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What to expect from CMS’ second decade of APM programs

CMS has introduced more than 50 innovative care delivery models designed to drive health system transformation over the last decade. Only six of those produced significant savings; of those, only four met the requirements to be expanded.

As the second 10-year period of the program gets underway, which includes $10 billion in new funding, CMS’ Center for Medicare and Medicaid Innovation is considering numerous changes to improve the overall success of these programs and, in turn, drive overall gains in care outcomes and health equity. When evaluating what has worked in the past and what changes are needed moving forward, it is important to review what success looks like for Alternative Payment Model programs. 

CMMI relies on three benchmarks to measure levels of success:

  1. The gold standard: improving quality of care while simultaneously reducing expenditures.
  2. Improving quality of care without impacting expenditures.
  3. Reducing expenditures without impacting quality of care.

To better meet these metrics, major adjustments must be made moving forward to enable health systems to improve the value for the communities. CMS has identified the hurdles involved and has proposed next steps, including steps to 1) simplify programs, 2) increase health equity, and 3) drive further provider participation. 

Here is more on the key changes CMS must make to advance these goals:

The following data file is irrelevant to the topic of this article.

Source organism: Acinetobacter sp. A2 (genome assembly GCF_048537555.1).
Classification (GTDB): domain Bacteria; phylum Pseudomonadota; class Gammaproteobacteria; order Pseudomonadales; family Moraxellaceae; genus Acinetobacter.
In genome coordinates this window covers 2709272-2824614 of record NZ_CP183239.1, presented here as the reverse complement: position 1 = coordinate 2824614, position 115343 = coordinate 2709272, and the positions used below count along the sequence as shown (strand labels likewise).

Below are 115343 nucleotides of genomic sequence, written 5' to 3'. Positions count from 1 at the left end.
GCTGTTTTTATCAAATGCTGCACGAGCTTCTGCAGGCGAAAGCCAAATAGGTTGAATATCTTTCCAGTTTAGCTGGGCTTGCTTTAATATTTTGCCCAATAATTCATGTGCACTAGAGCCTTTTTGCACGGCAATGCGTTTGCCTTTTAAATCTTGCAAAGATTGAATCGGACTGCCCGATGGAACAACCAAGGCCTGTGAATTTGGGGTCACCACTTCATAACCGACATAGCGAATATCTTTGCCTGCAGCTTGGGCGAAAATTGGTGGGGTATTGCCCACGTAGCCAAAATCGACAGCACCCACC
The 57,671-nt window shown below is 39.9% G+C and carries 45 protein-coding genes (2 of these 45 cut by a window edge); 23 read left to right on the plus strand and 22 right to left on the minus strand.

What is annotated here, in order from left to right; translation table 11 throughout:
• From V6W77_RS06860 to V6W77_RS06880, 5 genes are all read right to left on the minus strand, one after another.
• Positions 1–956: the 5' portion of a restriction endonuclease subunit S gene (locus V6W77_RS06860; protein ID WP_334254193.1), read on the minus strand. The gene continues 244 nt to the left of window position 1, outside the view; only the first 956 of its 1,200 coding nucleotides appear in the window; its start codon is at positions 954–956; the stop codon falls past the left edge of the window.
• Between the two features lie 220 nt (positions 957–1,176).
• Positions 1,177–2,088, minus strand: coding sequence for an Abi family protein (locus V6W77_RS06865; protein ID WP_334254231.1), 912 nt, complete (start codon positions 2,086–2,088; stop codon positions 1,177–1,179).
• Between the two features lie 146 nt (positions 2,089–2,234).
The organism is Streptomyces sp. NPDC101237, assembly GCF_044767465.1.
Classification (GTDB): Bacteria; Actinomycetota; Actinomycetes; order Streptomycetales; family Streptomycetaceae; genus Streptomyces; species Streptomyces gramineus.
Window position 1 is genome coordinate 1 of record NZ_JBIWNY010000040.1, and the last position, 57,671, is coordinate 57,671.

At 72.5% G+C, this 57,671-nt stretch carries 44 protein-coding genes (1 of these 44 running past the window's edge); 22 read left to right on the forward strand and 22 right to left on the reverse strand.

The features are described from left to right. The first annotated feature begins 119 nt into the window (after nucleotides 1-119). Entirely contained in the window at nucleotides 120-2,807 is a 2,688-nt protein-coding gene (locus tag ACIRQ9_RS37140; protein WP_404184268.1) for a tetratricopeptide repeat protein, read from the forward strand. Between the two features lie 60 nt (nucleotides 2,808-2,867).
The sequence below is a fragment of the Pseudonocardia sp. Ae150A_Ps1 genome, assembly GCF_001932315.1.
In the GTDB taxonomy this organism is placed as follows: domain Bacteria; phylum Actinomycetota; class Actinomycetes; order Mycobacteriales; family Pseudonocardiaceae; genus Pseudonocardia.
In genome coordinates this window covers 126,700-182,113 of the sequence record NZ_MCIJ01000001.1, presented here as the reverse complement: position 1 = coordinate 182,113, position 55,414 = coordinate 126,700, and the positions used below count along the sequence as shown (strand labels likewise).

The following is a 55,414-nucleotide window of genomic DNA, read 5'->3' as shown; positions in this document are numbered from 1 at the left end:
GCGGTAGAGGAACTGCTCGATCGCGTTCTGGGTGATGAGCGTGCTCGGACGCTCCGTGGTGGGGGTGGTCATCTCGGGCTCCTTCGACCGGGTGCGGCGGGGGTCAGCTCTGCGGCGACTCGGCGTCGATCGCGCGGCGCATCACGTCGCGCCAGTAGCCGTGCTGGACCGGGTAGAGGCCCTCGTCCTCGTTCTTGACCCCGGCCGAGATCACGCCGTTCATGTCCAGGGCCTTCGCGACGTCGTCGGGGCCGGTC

1. Fewer and more parsimonious models that simplify overlap issues. Complex payment policies and model overlap rules can make participation difficult due to conflicting or opposing incentives and rules, high administrative burden and prohibitive investments. To address this, CMS must make APM requirements as transparent and easy to understand as possible, while integrating with other APMs and value-based care programs. This will simplify scaling and integration into broader CMS operations for participants.
  2. An emphasis on health equity must be considered with any new model designs. Currently, APMs do not reflect the full diversity of beneficiaries represented in Medicare and Medicaid, and their success has not been assessed across diverse populations. For future models, CMMI is working to understand barriers to participation, reducing implicit bias in model design and implementation, and better analyzing the impact of its models across more diverse populations.
  3. CMS must drive additional provider participation and minimize selection bias.  Model participation has been limited and affected by selection bias since providers are able to opt in to models only if they project savings. This can ultimately impact the evaluation of existing models’ success. Selection bias issues can be addressed by reducing risk of participation, especially to those who serve traditionally underserved communities, and adjusting model design to encourage participation.  

Data analytics is the key for future APM participation

As CMMI begins to employ these changes, providers can prepare for and more successfully participate in APMs through emerging digital health options. As the industry continues to digitize, processing data efficiently will become a requirement, rather than an option. A strong data analytics infrastructure can offer an indication of which programs are right for you, measure performance of existing programs and quantify results. 

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